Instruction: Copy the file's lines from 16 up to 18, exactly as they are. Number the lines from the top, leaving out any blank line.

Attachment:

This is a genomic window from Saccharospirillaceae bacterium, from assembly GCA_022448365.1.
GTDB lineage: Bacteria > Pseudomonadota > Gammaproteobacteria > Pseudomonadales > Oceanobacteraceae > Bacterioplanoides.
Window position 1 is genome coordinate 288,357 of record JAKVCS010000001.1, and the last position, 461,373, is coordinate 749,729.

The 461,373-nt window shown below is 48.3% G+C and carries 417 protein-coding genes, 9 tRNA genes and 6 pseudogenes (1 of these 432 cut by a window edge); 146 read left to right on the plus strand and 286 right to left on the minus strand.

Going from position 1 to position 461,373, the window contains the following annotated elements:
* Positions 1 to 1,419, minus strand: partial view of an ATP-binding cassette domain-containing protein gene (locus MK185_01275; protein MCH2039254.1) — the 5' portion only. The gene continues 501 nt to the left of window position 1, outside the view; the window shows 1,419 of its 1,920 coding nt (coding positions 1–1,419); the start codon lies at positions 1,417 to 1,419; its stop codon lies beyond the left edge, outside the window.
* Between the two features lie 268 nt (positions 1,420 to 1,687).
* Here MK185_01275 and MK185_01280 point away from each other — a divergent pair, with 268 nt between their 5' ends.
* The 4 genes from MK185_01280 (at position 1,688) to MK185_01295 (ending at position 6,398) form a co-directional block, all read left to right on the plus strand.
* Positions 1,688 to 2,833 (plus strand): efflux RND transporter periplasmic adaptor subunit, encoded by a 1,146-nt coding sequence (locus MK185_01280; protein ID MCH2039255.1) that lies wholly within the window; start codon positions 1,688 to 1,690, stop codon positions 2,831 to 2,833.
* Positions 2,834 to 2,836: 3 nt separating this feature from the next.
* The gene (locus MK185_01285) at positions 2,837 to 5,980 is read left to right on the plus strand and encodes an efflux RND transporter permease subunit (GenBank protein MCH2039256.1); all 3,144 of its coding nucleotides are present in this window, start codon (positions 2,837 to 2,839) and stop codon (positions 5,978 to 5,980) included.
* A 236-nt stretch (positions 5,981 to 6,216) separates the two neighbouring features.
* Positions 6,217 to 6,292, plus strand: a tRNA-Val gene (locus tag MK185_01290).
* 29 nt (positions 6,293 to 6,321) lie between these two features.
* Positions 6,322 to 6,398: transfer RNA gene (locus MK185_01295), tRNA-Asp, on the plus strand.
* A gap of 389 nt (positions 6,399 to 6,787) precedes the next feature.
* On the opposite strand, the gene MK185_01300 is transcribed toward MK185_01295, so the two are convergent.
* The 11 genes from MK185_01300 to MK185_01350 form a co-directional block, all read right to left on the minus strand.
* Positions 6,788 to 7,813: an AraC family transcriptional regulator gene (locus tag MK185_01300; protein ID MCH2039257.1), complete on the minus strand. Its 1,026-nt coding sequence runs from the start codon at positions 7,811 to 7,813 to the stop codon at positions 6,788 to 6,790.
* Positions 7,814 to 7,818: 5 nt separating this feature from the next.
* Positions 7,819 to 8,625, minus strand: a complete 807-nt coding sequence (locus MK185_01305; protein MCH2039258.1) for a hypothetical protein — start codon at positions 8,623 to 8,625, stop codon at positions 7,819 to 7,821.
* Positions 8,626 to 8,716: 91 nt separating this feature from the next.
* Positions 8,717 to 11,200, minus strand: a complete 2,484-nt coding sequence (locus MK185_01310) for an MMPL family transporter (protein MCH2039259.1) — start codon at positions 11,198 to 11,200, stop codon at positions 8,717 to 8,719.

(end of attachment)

* Positions 6,322 to 6,398: transfer RNA gene (locus MK185_01295), tRNA-Asp, on the plus strand.
* A gap of 389 nt (positions 6,399 to 6,787) precedes the next feature.
* On the opposite strand, the gene MK185_01300 is transcribed toward MK185_01295, so the two are convergent.